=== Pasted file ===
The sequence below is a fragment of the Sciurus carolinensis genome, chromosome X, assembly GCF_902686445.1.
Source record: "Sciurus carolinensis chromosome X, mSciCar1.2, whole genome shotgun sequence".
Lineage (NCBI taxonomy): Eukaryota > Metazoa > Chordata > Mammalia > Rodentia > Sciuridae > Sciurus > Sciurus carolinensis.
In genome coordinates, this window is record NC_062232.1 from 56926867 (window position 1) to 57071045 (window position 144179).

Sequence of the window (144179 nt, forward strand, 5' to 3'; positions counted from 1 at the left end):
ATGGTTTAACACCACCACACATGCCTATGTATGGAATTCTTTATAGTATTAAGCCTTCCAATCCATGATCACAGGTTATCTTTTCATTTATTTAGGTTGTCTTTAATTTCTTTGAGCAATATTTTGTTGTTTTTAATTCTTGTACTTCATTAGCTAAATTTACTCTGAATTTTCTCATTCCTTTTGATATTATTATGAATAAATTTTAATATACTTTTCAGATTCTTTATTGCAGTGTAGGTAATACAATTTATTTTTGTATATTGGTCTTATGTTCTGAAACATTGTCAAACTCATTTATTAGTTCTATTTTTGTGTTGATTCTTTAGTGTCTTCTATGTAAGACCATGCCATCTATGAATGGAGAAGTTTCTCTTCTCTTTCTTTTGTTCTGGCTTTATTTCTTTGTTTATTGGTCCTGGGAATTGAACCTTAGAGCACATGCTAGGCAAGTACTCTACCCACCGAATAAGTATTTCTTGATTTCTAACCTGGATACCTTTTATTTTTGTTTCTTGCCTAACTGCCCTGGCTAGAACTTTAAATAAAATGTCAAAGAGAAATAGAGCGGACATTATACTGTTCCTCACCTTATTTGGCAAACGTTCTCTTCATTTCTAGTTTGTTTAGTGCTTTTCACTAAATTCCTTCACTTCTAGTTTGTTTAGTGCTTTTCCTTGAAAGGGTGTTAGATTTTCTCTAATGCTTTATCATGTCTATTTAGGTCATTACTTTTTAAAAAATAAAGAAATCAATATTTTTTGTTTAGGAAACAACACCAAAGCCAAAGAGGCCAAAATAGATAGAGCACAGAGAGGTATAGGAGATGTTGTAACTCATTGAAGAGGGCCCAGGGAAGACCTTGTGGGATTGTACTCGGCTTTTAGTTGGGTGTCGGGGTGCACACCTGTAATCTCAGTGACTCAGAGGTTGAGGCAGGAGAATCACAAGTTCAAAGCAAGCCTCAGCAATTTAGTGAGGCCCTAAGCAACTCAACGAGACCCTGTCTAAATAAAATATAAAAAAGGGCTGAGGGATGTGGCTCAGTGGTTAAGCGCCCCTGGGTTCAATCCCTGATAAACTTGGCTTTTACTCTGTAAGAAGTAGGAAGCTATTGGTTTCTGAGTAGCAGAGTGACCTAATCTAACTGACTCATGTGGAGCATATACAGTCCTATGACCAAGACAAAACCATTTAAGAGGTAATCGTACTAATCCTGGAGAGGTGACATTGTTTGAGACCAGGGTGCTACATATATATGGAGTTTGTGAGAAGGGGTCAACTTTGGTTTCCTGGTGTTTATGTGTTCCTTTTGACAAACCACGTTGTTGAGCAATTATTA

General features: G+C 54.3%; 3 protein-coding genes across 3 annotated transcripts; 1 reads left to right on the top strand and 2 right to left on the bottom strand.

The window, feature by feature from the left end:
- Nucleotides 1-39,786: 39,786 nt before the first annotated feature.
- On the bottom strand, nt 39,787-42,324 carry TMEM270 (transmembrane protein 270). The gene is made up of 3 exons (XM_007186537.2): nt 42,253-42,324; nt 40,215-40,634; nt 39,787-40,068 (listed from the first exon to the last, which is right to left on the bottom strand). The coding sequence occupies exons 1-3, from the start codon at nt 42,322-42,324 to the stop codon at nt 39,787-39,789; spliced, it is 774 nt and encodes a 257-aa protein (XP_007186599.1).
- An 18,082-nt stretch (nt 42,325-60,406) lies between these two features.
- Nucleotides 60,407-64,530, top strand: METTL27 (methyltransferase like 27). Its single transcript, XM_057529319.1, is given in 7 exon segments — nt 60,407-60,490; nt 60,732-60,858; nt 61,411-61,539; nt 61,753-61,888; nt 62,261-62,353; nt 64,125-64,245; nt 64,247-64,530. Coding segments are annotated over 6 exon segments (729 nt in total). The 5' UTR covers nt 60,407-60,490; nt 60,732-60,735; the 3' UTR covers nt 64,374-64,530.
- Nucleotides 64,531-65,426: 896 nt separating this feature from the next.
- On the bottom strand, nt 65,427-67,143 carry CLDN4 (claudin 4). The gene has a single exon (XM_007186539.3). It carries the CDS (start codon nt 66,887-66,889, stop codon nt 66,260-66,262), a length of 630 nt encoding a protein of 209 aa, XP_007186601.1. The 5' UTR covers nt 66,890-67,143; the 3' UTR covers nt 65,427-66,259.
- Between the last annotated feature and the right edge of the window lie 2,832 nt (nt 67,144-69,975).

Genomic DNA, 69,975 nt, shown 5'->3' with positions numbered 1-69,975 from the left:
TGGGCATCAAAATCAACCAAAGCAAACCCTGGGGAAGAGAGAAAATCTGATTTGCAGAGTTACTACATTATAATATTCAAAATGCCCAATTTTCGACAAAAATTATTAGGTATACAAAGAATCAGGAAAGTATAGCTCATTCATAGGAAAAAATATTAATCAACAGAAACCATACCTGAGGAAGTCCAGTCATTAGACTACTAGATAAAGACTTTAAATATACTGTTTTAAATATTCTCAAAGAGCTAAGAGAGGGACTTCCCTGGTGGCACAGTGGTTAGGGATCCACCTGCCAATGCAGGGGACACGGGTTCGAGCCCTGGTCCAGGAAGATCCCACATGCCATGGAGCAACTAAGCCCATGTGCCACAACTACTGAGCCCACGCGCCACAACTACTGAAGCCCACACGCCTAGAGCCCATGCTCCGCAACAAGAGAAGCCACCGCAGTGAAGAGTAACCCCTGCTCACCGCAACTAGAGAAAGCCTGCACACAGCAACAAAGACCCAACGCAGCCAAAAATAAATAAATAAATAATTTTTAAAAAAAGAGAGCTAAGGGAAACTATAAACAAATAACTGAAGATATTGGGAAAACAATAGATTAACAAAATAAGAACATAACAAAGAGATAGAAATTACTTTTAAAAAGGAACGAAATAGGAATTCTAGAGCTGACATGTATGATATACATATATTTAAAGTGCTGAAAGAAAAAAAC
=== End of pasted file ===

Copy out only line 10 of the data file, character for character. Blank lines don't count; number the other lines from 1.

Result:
- On the bottom strand, nt 39,787-42,324 carry TMEM270 (transmembrane protein 270). The gene is made up of 3 exons (XM_007186537.2): nt 42,253-42,324; nt 40,215-40,634; nt 39,787-40,068 (listed from the first exon to the last, which is right to left on the bottom strand). The coding sequence occupies exons 1-3, from the start codon at nt 42,322-42,324 to the stop codon at nt 39,787-39,789; spliced, it is 774 nt and encodes a 257-aa protein (XP_007186599.1).